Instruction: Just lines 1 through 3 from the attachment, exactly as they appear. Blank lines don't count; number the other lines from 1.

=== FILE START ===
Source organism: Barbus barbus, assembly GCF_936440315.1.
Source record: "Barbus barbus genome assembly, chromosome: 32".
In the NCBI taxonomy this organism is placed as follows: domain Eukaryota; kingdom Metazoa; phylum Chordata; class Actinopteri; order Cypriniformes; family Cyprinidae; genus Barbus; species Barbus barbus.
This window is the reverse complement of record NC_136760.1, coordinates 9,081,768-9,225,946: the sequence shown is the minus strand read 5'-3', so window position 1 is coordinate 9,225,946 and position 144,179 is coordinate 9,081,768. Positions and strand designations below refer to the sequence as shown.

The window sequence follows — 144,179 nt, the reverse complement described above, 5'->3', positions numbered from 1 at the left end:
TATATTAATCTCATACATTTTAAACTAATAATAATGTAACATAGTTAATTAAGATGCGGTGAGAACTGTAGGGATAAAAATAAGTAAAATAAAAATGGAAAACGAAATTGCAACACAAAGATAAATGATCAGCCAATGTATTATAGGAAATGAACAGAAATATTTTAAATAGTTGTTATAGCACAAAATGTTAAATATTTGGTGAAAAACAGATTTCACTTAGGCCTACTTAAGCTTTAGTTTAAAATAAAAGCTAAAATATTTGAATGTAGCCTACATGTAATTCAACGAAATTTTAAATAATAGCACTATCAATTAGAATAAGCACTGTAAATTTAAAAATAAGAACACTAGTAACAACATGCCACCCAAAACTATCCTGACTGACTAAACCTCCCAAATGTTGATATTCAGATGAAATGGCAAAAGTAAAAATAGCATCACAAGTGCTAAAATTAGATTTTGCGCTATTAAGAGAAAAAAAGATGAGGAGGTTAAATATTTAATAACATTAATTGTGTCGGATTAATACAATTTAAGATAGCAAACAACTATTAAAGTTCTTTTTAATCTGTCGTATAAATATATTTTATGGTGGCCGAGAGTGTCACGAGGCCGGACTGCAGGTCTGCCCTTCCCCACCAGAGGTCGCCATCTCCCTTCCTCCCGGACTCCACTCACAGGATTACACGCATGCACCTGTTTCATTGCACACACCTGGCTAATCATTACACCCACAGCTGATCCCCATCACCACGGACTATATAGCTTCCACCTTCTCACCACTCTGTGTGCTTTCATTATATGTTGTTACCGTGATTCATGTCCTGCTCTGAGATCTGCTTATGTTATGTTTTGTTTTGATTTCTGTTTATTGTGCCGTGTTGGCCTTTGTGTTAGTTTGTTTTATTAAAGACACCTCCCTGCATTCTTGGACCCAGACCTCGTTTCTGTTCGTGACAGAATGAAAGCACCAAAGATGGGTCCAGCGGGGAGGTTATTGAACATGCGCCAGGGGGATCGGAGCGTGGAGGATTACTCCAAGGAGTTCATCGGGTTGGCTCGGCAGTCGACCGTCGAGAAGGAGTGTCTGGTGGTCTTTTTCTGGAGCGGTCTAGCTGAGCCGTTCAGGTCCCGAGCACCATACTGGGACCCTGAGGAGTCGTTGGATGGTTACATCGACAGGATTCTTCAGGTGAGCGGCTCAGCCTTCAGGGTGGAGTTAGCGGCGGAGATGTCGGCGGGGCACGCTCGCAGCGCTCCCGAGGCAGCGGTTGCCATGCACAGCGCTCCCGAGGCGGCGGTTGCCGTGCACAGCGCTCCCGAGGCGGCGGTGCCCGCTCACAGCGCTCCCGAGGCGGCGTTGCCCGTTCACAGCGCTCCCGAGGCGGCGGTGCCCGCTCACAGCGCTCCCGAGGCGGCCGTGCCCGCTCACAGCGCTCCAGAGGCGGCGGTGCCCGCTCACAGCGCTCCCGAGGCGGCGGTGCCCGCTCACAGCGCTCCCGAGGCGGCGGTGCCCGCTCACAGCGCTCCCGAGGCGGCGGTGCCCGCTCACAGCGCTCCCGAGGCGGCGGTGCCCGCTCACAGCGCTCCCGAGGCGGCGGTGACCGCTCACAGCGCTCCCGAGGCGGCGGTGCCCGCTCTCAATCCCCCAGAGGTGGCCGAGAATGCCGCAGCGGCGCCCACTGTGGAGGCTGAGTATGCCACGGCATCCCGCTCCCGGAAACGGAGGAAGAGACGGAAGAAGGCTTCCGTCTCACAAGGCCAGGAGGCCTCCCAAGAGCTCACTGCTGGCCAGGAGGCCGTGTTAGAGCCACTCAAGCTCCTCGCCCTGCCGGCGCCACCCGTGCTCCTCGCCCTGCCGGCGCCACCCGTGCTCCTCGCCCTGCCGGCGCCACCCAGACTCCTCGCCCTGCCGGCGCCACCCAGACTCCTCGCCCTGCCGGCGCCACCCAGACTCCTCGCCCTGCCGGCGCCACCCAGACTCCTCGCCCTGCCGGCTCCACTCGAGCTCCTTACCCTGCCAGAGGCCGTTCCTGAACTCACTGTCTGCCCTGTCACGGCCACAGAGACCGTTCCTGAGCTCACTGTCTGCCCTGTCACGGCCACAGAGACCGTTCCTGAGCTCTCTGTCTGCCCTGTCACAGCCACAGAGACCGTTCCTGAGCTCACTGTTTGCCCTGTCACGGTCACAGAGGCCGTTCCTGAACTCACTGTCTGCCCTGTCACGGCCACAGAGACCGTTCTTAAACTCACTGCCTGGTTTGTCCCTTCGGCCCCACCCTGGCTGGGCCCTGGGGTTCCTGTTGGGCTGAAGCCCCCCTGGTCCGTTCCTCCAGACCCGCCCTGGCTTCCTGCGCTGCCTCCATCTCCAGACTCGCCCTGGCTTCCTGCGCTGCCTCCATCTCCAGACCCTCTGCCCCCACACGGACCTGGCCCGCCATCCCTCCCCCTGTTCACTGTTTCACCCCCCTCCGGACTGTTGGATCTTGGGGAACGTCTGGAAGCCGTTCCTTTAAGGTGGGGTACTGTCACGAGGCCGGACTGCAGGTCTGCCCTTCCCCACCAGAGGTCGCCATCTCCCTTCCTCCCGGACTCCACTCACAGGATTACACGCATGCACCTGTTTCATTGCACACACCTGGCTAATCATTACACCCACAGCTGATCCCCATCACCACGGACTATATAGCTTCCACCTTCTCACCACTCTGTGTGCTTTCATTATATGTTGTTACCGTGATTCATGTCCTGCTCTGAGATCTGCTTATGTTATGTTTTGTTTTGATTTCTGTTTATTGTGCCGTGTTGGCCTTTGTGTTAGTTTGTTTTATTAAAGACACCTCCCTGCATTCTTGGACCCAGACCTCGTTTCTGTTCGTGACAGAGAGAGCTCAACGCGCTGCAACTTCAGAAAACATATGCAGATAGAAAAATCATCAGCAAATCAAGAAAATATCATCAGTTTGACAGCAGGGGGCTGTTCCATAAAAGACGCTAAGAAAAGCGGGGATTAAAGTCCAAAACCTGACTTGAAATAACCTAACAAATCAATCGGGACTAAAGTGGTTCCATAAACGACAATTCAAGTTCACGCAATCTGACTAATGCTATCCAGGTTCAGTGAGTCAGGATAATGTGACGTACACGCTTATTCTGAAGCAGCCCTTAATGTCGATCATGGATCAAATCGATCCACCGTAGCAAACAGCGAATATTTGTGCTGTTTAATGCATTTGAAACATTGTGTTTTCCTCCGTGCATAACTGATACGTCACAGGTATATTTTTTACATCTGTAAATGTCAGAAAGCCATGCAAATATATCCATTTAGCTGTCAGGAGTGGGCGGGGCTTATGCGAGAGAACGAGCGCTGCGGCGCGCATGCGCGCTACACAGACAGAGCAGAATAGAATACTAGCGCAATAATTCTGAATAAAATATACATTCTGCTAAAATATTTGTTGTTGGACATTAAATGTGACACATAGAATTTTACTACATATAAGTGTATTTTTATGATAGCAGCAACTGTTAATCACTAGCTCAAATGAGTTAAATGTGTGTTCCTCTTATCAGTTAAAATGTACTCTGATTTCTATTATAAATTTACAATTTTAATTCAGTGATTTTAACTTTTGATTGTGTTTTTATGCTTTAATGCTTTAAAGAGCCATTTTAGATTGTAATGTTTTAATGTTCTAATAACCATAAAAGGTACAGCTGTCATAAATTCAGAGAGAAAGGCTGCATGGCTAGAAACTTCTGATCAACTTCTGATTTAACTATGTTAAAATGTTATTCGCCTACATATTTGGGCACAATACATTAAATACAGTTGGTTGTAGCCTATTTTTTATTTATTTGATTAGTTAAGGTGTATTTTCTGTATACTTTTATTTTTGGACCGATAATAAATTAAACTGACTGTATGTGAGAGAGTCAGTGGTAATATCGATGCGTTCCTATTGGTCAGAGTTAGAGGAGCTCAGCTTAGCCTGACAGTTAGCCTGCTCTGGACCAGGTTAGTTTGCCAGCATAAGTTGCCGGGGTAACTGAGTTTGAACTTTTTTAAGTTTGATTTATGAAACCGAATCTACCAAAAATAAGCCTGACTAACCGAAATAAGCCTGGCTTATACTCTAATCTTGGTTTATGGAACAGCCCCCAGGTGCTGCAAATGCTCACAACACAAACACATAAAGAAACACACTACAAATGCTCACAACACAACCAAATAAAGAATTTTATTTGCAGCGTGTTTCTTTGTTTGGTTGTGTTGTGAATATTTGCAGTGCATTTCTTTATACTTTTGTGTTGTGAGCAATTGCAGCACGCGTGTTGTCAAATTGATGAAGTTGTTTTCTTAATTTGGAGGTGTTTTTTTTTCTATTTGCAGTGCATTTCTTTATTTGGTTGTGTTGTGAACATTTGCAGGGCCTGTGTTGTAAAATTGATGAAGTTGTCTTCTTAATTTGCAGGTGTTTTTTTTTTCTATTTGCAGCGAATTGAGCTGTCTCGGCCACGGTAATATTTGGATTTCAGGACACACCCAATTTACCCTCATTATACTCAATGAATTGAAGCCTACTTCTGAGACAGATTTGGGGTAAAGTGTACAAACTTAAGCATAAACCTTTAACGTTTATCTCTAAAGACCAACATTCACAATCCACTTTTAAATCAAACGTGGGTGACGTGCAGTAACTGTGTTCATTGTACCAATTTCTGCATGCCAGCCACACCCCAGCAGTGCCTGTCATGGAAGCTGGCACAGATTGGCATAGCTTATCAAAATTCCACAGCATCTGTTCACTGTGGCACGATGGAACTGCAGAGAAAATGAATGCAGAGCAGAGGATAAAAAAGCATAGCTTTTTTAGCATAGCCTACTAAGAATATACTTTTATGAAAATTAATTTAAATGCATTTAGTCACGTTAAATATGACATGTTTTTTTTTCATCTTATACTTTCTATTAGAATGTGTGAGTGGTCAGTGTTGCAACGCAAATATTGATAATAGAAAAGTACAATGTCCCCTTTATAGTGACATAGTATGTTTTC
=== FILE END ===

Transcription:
Source organism: Barbus barbus, assembly GCF_936440315.1.
Source record: "Barbus barbus genome assembly, chromosome: 32".
In the NCBI taxonomy this organism is placed as follows: domain Eukaryota; kingdom Metazoa; phylum Chordata; class Actinopteri; order Cypriniformes; family Cyprinidae; genus Barbus; species Barbus barbus.